EU member states agree on common climate goal for 2030

Meeting of the European Commission council on October 1. Source: European Union.

European Union heads of state and government on Thursday agreed on a target to reduce EU-wide greenhouse gas emissions by 55 percent by 2030 compared to 1990 levels. Prime Minister Jüri Ratas said it is important each country's circumstances are considered.

On Thursday night, the Council also reached a final agreement on the EU's next seven-year budget and relaunch plan, spokespeople for the Estonian government said on Friday.

Prime Minister Jüri Ratas (Center) said setting a new EU-wide target for reducing greenhouse gas emissions by 2030 is very important in order to achieve climate neutrality in Europe at a more reasonable pace by 2050. The Council will return to the issue in the spring to provide further guidance before the European Commission presents legislative proposals in June 2021.

"We need to carry out the green revolution in a smart, affordable and realistic way and turn it into a strategy for the sustainability and growth of the economy. The transition must also take into account the specificities of countries and industries and the current dependence on fossil fuels. It is important to ensure a level playing field with non-EU producers," the prime minister said.

He said it is very important that 30 percent of the future long-term budget and the relaunch plan together are directed to the investments necessary to achieve the climate goals. Estonia has a total of €3.3 billion for activities to reduce environmental and climate impact. This also includes support in the amount of €340 million from the new Just Transition Fund, which is necessary support to achieve changes, especially in Ida-Viru County. Last week, the government decided on specific directions to support the green revolution and technological transition throughout the economy.

Estonia's national goal is to reduce greenhouse gases by 70 percent by 2030. According to the data for 2019, Estonia has already reduced emissions by 62 percent compared to 1990. Nevertheless, Estonia's carbon footprint per capita is the fourth largest in Europe, which is why it is necessary to continue working.

Ratas welcomed the final agreement on the EU's next long-term budget and relaunch plan and hoped that the necessary procedures would be completed quickly so that the budget could be implemented from the beginning of 2021. "This is a very important agreement for the people of Estonia and all other member states. This will give the people and economy of Estonia and other European countries additional confidence in the future and significant support for overcoming the crisis," the prime minister said.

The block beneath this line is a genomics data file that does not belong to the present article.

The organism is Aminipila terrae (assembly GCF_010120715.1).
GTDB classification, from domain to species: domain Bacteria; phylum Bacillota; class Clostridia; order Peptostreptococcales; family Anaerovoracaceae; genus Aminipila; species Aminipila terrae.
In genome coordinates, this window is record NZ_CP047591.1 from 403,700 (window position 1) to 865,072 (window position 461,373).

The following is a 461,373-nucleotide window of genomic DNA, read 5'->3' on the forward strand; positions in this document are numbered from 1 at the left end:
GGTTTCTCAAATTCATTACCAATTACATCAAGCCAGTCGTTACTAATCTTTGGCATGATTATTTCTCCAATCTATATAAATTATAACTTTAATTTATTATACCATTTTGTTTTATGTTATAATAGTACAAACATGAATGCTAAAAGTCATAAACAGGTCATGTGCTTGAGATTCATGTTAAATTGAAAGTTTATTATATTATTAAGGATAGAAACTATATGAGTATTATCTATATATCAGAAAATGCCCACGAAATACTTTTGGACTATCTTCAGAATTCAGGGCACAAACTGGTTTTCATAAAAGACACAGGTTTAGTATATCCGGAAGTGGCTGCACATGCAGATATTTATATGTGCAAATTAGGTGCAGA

"2021, the year when the new seven-year budget period starts, must become Europe's year of economic recovery and enlivenment as the health crisis eases and the vaccine arrives. New investments and reforms will help us revitalize the European economy, secure jobs for our people and create a greener and more digital future," he added.

On Thursday, the Council discussed joint efforts to combat the COVID-19 pandemic and welcomed recent announcements on the development of working vaccines and the European Commission's work to secure them for EU member states. State authorities and the healthcare system are preparing to start vaccination as soon as the vaccines arrive in Estonia. The first vaccines may receive an EU marketing authorization by the turn of the year and deliveries to Estonia are expected in January.

However, the Council notes in its conclusions that the arrival of vaccines does not immediately mean the end of the pandemic and that the epidemiological situation in Europe remains a matter of concern.

EU heads of state and government on Thursday approved proposals to further strengthen strategic transatlantic relations with the United States, based on common values and interests.

The Council called on Turkey to ease tensions and decided to impose further restrictive measures against illegal drilling in the eastern Mediterranean.

The Council also decided to extend economic sanctions against Russia for the next six months.

On Friday, the leaders discussed the EU's relations with its southern neighbors, security issues and the fight against terrorism. European Commission President Ursula von der Leyen briefed the leaders of the member states on the negotiations with the United Kingdom on future relations.

An euro area summit is also taking place on Friday with a focus on the next steps for the Banking Union and the Capital Markets Union.

Estonia's views are represented at the Council by Latvian Prime Minister Krisjanis Karins, as Prime Minister Juri Ratas will be in self-isolation until Saturday as he came into contact with a person who later tested positive for coronavirus last week.


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Editor: Helen Wright

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